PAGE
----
The low of higher education

The low of higher education

2017-07-19
It was in my teens that I first read Robert Pirsig’s “Zen and the Art of Motorcycle Maintenance” and came face-to-face with his “law” which states that “The number of hypotheses that can fit a given set of facts is infinite”. The statement was anathema for a budding young math and science person. If it was correct, it meant that both those fields of inquiry were going nowhere fast.
Fast-forward to school at the University of Murdoch where my Vietnamese mathematical genius friend Duong Pham and I were taking a course in “Structure, Thought and Reality”. That was where we both first got to know about Thomas Kuhn, Immanuel Kant, Naom Chomsky and other such philosophers of science (We had both already gotten waist deep in the incompleteness theorems of the philosopher of mathematics Kurt Gödel before we got there).
Discussing, collating, correlating and analyzing was (and is) the great and honorable exercise of all academics and career achievers of worth and we were no different back then.   
So, Doung and I were in the habit of hitting the school pub to discuss outcomes after each class as well as the voracious back reading we did to understand how the world worked both in general as well as when viewed through the lenses of mathematics and science.
One cloudless, blameless day, as we sat there discussing Khun over a beer, he happened to casually say to me (paraphrased), “you know Jun, around 200,000 math discoveries are made each year by masters and doctoral students. Each is seen by about 6 members of the student’s friends and family list who don’t understand a word of it and read by about six people on the student’s thesis defense team who actually understand it and hopefully, give the student the sought-after degree.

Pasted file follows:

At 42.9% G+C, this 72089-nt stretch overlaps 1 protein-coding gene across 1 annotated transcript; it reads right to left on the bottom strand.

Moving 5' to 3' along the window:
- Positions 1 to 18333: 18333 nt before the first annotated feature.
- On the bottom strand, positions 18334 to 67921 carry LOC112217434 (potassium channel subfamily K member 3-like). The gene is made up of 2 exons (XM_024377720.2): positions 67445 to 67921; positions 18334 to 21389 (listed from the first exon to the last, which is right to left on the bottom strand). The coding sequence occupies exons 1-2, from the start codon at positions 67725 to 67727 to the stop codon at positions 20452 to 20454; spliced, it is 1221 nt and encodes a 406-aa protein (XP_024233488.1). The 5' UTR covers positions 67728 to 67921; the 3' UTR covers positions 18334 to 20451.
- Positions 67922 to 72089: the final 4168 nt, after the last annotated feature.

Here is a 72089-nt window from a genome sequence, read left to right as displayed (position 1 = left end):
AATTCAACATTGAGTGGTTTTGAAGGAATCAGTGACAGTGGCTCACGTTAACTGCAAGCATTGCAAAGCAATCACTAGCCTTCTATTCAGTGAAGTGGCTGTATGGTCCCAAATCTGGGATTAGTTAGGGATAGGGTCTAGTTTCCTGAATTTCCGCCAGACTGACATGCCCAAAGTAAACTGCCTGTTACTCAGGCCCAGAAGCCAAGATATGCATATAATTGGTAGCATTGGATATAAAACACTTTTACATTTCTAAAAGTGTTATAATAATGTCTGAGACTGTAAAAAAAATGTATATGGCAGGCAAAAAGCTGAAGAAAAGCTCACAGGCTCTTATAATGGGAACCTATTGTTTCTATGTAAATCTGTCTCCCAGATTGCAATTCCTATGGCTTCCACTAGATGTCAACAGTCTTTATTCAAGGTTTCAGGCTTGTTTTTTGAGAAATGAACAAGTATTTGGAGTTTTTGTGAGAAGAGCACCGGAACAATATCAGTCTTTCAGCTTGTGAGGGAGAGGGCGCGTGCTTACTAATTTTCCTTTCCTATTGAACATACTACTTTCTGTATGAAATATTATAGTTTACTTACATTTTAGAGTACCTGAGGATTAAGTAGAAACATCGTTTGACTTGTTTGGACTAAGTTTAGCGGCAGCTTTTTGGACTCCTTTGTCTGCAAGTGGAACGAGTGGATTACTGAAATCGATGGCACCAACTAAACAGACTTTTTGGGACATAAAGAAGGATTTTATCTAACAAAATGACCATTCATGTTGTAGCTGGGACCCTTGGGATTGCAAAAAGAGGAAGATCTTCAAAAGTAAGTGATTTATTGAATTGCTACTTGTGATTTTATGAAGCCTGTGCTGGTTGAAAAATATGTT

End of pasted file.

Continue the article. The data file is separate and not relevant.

No surprise that the rediscovery rate is greater than 70%”. That was a shocking revelation that brought home to me the sheer uselessness of our 400 year old education system and its utter waste of human effort, money and resources.

“How many of us actually use any of the learning we absorb after years of what is tantamount to forced labor in our various portals of education?”

How many of us actually use any of the learning we absorb after years of what is tantamount to forced labor in our various portals of education? In my years of life, I’ve seen very few whose life work can be directly linked to the education leading to their degrees. If what we slave over is useless, then the immediate next question we must ask ourselves is “why do this?”.
Well, since at the highest level, higher education is largely useless, I must reluctantly recognize that its importance is merely cosmetic. You see, it is fashionable to have a degree or three. It doesn’t really matter if its owner is actual a master or doctor of the skill area that he or she claims lordship over.
There is a general perception that they are people of some account. However, if we take a step back and look at the conduct of millions of these people proudly armed with their diplomas, we must understand an inconvenient truth – quite a lot of these folks have no clue about anything at all.
The best proof of this is that if they were of any worth, our world would not be in the place it is. A place where our doctors, engineers, scientists, lawyers, financiers, business people, policy makers and leaders have actually managed to retrograde development and bring us to our knees.
Pandemics, epidemics, development disasters, natural disasters, money market crises, food crises, climate crises – all point to that uncomfortable conclusion. If a review is done of the sum total of human effort in the last century or so, I have to affirm that most of the things that actually eased the burden of life on people were things created by people who never saw the insides of a university. Diplomas were never the reason why they did what they did and their effort was based on accomplishing something good for the world – not achieving something that was only of good to the industry that overarches all other industries – the social-fashion industry and its attended manufacturing of a vote for things that are mostly made of air.